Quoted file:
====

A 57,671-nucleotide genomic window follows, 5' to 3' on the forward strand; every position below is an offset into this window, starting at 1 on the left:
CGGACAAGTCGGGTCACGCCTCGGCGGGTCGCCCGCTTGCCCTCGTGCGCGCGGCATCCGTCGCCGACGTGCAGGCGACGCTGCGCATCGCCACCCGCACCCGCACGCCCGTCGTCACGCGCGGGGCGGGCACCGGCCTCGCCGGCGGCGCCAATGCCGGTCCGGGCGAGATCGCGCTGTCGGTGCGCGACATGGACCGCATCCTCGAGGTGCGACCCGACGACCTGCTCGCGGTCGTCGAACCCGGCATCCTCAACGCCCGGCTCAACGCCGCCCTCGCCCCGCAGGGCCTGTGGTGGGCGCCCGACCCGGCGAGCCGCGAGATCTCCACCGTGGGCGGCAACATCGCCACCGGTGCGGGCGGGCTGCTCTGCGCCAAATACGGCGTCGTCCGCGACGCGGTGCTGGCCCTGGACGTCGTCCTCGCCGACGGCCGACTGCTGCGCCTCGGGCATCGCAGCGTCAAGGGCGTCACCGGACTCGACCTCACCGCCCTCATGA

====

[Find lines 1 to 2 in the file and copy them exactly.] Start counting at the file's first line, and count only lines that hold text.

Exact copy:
A 57,671-nucleotide genomic window follows, 5' to 3' on the forward strand; every position below is an offset into this window, starting at 1 on the left:
CGGACAAGTCGGGTCACGCCTCGGCGGGTCGCCCGCTTGCCCTCGTGCGCGCGGCATCCGTCGCCGACGTGCAGGCGACGCTGCGCATCGCCACCCGCACCCGCACGCCCGTCGTCACGCGCGGGGCGGGCACCGGCCTCGCCGGCGGCGCCAATGCCGGTCCGGGCGAGATCGCGCTGTCGGTGCGCGACATGGACCGCATCCTCGAGGTGCGACCCGACGACCTGCTCGCGGTCGTCGAACCCGGCATCCTCAACGCCCGGCTCAACGCCGCCCTCGCCCCGCAGGGCCTGTGGTGGGCGCCCGACCCGGCGAGCCGCGAGATCTCCACCGTGGGCGGCAACATCGCCACCGGTGCGGGCGGGCTGCTCTGCGCCAAATACGGCGTCGTCCGCGACGCGGTGCTGGCCCTGGACGTCGTCCTCGCCGACGGCCGACTGCTGCGCCTCGGGCATCGCAGCGTCAAGGGCGTCACCGGACTCGACCTCACCGCCCTCATGA